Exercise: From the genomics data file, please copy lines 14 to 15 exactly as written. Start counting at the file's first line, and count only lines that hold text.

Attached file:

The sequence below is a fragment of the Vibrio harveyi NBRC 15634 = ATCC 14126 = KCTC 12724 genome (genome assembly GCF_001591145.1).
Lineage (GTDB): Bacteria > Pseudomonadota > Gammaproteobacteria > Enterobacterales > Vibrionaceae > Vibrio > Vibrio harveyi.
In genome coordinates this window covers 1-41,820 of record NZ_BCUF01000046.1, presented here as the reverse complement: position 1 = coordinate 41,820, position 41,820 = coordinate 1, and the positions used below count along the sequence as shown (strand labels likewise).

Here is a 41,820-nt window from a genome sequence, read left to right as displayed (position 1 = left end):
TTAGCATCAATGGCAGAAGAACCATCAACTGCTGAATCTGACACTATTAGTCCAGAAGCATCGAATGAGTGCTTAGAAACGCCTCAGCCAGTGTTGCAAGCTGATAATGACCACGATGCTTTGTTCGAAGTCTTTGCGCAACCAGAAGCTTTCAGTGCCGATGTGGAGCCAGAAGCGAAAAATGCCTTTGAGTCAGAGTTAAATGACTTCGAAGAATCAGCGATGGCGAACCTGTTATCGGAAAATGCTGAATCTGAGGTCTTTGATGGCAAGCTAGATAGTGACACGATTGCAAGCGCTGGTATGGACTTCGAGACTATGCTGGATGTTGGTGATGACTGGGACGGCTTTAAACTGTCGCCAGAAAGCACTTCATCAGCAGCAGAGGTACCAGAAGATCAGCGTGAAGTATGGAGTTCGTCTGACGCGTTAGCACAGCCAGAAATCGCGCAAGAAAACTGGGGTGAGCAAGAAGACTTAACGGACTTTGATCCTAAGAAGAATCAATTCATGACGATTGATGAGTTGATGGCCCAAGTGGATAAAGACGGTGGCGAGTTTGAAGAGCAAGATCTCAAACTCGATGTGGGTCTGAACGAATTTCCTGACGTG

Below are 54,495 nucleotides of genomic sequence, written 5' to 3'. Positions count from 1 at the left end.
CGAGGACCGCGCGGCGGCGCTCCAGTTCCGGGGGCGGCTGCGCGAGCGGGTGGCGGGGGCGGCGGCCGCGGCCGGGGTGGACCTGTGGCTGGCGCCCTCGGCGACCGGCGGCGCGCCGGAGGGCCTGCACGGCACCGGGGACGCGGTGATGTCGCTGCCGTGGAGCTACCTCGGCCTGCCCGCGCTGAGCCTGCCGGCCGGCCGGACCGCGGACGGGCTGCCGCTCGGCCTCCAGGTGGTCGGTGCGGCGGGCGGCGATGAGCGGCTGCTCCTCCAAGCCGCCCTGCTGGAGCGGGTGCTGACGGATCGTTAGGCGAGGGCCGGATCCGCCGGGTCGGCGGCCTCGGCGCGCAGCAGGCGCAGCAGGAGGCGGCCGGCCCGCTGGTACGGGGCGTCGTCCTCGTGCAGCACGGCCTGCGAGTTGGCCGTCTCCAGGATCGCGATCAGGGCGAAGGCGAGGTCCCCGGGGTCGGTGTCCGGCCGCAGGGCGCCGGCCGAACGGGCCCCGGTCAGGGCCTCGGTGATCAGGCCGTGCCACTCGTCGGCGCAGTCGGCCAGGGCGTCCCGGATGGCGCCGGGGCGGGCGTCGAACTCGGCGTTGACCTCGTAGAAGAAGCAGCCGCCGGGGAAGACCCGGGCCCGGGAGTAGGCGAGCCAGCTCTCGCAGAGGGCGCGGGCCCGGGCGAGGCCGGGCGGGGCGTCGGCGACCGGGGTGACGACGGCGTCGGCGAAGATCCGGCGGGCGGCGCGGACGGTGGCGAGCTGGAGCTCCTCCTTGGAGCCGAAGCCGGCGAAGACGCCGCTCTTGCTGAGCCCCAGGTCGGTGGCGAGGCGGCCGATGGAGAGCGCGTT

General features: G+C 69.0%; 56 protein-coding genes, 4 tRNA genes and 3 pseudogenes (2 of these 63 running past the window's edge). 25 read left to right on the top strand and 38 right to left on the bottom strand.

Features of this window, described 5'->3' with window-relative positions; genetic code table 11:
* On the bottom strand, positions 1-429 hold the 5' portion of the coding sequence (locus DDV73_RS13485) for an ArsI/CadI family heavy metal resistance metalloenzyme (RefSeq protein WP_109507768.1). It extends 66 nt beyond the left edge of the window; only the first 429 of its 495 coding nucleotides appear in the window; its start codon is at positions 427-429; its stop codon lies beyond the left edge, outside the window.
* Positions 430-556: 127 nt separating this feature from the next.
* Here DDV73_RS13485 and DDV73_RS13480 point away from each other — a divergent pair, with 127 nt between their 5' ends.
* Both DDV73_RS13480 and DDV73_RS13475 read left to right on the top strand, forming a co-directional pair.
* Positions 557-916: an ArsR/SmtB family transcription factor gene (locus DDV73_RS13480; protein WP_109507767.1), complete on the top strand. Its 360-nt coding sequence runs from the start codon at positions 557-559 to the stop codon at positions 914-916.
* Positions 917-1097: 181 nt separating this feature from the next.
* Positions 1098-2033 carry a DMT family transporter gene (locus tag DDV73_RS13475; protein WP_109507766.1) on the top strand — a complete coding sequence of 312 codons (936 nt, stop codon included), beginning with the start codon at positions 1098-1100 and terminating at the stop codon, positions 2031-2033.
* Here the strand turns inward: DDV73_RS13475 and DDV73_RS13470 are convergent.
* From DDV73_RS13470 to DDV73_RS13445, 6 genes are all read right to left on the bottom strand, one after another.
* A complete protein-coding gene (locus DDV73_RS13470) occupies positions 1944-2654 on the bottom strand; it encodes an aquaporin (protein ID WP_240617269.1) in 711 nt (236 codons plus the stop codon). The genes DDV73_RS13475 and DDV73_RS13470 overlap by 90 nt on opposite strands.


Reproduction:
* Positions 557-916: an ArsR/SmtB family transcription factor gene (locus DDV73_RS13480; protein WP_109507767.1), complete on the top strand. Its 360-nt coding sequence runs from the start codon at positions 557-559 to the stop codon at positions 914-916.
* Positions 917-1097: 181 nt separating this feature from the next.